Trading Range: Definition and Duration
For some of you it might be useful to start by explaining what a “trading range” is and then carry on with the strategy itself. A range occurs when an instrument, no matter whether it is a currency pair, an index or a futures, keeps on trading between a well-defined resistance and support line, i.e. between a high and a low.
Depending on the chart frame, ranges can take anything between minutes and years until either the support, or the resistance is violated, and duration is something important for speculators. Large trending moves quite often precede extended range-bound periods. As you can see on the chart below, the brutal sell-off that took the EUR/USD from just off 1.4000 all the way down to 1.0460 in 2014 and early 2015, was followed by a range that continued more than two years and a half. The latter finished in 2017 with a violation of the upper boundary, which resulted in an impulsive wave up.
The Strategy Itself
Let us observe the EUR/USD chart in the depicted period more closely. The upper bound of the trading range is roughly between 1.1450 and 1.1500, while the lower end is in the 1.0500-1.0450 area. The strategy implies buying the forex pair when it approaches the support and selling as it reaches the resistance. It is important to note that one should not wait for the instrument to hit 1.1500 to sell and 1.0450 to buy, as in most cases the move will reverse short of reaching the extreme point itself. Technical indicators like stochastic oscillator, relative strength index (RSI) and the commodity channel index (CCI) can be helpful in timing the entry, as they confirm oversold and overbought conditions.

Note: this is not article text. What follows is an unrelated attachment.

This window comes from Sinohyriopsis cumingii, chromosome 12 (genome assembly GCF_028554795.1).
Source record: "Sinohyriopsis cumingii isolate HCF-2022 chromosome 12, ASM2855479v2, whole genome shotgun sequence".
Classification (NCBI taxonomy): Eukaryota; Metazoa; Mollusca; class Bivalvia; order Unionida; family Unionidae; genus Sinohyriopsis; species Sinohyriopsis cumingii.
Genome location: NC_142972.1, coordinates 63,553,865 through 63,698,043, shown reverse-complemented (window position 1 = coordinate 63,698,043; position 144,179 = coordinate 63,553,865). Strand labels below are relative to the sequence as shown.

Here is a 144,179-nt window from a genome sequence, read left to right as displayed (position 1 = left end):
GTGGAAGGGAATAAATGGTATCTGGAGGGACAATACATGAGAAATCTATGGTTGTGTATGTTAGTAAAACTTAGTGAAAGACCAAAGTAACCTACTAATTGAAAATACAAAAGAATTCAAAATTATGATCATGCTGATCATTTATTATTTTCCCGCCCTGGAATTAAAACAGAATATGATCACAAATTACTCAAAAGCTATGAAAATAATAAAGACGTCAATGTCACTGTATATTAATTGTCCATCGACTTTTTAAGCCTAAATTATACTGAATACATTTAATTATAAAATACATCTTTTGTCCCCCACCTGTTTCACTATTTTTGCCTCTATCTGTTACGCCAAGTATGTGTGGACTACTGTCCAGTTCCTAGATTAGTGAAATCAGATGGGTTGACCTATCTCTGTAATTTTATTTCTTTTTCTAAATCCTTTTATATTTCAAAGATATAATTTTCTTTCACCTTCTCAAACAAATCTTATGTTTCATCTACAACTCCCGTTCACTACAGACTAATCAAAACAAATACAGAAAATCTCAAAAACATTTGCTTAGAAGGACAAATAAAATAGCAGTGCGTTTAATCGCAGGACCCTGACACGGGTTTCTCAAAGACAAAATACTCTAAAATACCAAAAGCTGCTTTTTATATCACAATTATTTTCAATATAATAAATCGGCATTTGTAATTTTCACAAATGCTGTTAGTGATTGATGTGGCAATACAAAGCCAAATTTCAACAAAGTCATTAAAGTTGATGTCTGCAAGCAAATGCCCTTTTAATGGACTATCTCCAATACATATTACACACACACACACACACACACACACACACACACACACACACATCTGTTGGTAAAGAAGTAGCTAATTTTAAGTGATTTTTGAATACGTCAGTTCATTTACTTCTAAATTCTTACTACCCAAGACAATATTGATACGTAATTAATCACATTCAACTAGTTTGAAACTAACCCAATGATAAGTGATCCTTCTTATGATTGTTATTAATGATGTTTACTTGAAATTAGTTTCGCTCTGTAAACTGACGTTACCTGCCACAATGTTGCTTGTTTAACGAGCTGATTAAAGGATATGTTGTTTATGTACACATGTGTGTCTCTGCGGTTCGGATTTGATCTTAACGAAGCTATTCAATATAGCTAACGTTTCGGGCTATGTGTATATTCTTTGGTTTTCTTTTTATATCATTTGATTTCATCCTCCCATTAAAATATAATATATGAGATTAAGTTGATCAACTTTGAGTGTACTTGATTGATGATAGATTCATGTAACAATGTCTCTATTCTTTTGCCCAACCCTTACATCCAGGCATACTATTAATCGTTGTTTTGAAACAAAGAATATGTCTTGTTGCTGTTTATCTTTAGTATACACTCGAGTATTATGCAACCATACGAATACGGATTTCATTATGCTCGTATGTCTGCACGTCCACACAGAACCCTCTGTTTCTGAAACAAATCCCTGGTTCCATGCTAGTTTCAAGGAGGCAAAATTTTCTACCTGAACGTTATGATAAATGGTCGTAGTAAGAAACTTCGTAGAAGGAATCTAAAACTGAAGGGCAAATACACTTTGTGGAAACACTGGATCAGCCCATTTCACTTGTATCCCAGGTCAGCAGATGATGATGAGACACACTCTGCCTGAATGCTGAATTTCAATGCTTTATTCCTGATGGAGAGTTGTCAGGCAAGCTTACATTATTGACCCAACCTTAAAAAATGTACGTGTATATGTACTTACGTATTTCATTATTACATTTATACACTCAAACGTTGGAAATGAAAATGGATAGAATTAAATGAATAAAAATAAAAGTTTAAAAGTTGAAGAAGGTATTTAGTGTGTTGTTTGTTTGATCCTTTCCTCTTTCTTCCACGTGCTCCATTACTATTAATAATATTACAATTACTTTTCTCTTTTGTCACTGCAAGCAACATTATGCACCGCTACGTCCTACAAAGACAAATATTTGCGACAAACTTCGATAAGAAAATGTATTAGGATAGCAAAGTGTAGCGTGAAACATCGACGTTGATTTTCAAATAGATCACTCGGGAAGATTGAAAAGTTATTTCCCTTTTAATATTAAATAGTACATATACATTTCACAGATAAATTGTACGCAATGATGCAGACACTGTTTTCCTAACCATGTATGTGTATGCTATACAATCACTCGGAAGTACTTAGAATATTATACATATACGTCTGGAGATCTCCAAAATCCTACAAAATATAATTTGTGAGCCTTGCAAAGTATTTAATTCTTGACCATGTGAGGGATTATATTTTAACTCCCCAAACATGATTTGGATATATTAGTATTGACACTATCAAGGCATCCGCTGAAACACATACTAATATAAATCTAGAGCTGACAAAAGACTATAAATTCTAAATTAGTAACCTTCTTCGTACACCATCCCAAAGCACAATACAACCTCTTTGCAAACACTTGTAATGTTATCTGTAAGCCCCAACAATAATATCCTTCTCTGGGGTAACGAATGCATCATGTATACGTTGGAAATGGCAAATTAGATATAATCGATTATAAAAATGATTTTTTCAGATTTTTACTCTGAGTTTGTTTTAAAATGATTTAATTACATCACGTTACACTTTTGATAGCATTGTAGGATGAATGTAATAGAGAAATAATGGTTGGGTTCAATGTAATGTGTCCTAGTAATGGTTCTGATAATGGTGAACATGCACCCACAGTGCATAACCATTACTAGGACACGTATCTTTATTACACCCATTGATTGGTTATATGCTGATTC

The Need For Stop Loss Orders
A key aspect of this strategy, and in leveraged trading in general, is the use of stop loss orders. The latter are the key risk management tool and an absolute must if one wants to protect his capital. When going short close to the upper boundary of the range, stops should be placed a few pips above 1.1500. Stop orders on long positions, taken near the lower end, need to be placed below 1.0450.
As you can see, on a couple of occasions, in August 2015 and in May 2016, stop losses would have been triggered if placed firmly above 1.1500. However, the price action has returned back into the channel within the same time period (the chart is weekly). In trading, this is known as a false breakout and is a risk every speculator is running. Once confirmed that the violation of the support or resistance was fake, one could open the trade again: in this case go short, and place his stop loss order above the new high; in August 2015, this was 1.1713, and in May 2016: 1.1616.
You might ask, what necessitates the use of a stop, if there is a risk of a false breakout. The same chart is quick to give the answer. In the summer of 2017, the EUR/USD stages a confirmed breakout through the upper boundary. What happens afterward is a sustained rally that brings the forex pair to 1.2555 in a matter of several months. Such a strong impulsive move would have resulted in severe losses or even in a complete wipeout of the trading accounts of those stubbornly insisting on their short positions.